Governance & Risk Management , Government , Industry Specific

NASA Releases First Space Cybersecurity Best Practices Guide

Agency Set to Bolster Space Cybersecurity Efforts Across Public and Private Sectors
NASA Releases First Space Cybersecurity Best Practices Guide
Floating hundreds of miles above the Earth is no guarantee against being hacked. (Image: Shutterstock)

Ground control to the space industry: Take your static cybersecurity practices and upgrade them to a dynamic model. So says NASA's first-ever security best practices guide for space communications, part of an effort to make mission security requirements more accessible to the cybersecurity community.

The new guidance issued Friday aligns NASA's flight project parlance with security controls outlined in the National Institute of Standards and Technology catalog of security controls for government agencies, known as SP 800-53.

See Also: Zero Trust Unleashed: Keeping Government Secrets Safer Than the Crown Jewels

Cybersecurity "principles are meant to be easily achievable regardless of mission, program, or project size, scope, or whether international, corporate, or university," according to NASA. The agency said the goal of the guidance is to aid organizations in adapting to increasingly integrated and interconnected information systems and operational technologies for space systems and activities.

Consciousness about space vulnerabilities from hackers crossed a red line into reality with Russia's February 2022 attack on satellite broadband communication provider Viasat. According to a paper by German academics published in April, a survey of satellite developers included the admission that some orbitals outright lack cyber defense measures while many others count on "security by obscurity" as a deterrent. Documents leaked this spring by an air guardsman and reviewed by the Financial Times show the military is worried that China is using cyber weapons to "seize control" of satellites.

The guidance urges public and private sector organizations conducting space activities to establish a continuous process of mission security risk analysis and risk response in order to routinely identify and address security risks related to specific operations. NASA also advises organizations to apply the principles of domain separation and least privilege designs across their enterprises to better mitigate supply chain attacks and other operational vulnerabilities.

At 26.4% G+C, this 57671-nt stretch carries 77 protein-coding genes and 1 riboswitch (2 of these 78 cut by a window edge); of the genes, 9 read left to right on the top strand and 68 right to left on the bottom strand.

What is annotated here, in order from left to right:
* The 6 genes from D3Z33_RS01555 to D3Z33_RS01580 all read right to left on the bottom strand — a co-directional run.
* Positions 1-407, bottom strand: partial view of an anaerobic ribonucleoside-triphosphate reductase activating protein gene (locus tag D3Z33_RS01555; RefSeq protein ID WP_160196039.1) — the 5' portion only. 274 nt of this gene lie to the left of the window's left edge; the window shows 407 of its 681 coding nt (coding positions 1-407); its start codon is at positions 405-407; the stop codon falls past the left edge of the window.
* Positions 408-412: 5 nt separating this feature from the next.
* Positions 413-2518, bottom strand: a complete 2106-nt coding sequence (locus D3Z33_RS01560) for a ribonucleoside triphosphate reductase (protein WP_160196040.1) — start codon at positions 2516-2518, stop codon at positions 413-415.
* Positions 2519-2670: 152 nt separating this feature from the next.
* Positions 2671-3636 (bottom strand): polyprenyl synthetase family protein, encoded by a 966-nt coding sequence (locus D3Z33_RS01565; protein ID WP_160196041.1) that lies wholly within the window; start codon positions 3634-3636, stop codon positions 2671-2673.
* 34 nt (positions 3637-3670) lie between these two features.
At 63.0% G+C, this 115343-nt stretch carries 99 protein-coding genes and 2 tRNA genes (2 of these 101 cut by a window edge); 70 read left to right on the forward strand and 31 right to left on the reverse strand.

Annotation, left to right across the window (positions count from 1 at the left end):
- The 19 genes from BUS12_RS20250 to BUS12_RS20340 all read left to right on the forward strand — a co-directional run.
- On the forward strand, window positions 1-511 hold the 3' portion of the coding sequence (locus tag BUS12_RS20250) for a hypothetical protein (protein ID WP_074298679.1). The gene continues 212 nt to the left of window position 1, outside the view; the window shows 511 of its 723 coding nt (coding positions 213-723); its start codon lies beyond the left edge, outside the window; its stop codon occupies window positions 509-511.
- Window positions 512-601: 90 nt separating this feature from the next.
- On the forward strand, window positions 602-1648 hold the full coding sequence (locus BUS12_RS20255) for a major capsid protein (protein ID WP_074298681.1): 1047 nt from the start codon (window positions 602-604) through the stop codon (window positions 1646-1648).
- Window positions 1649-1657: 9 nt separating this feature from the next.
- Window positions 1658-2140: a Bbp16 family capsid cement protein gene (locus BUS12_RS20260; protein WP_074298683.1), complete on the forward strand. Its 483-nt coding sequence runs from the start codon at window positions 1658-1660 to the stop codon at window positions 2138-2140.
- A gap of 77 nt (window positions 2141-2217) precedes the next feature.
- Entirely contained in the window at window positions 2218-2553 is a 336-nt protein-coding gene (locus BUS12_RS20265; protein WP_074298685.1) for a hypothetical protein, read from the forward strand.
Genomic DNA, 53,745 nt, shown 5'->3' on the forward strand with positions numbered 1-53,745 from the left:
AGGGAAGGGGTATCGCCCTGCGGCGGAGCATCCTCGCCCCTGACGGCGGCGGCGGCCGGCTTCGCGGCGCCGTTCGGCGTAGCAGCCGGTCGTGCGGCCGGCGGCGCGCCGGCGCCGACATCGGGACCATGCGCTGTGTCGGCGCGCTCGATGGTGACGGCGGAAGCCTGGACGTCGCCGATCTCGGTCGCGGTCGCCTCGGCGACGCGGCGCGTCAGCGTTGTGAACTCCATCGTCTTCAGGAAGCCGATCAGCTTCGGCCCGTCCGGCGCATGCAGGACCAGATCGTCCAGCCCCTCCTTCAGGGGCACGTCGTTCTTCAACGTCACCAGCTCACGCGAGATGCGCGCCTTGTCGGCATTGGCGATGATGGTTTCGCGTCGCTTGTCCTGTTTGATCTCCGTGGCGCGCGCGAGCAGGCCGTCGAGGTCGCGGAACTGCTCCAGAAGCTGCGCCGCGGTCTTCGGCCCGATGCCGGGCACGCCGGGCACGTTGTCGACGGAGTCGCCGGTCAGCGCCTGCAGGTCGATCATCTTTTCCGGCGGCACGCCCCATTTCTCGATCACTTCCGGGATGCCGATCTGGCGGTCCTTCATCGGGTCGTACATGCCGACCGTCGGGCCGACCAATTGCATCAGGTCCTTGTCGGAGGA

Misty Finical, deputy principal adviser for enterprise protection at NASA, said the guidance "represents a collective effort to establish a set of principles that will enable us to identify and mitigate risks and ensure continued success of our missions, both in Earth's orbit and beyond."

Reports detail a variety of challenges that organizations have faced in recent years while responding to emerging cybersecurity threats in space. A 2019 Government Accountability Office assessment found that the Department of Defense had struggled to adopt new approaches to protect U.S. satellites from cyberattacks by foreign adversaries and from the increasing threat of space debris.

NASA said in its guidance that threat actors can exploit ground systems to gain unauthorized access and maliciously interact with space vehicles and operations. The agency encouraged organizations to ensure only authenticated and authorized personnel and software are allowed access to space mission systems.

The guidance also recommends establishing a mediated access mechanism to help prevent unauthorized access to critical subsystems in the space segment, block unintended traffic and better maintain security logs.

About the Author

Chris Riotta

Chris Riotta

Managing Editor, GovInfoSecurity

Riotta is a journalist based in Washington, D.C. He earned his master's degree from the Columbia University Graduate School of Journalism, where he served as 2021 class president. His reporting has appeared in NBC News, Nextgov/FCW, Newsweek Magazine, The Independent and more.

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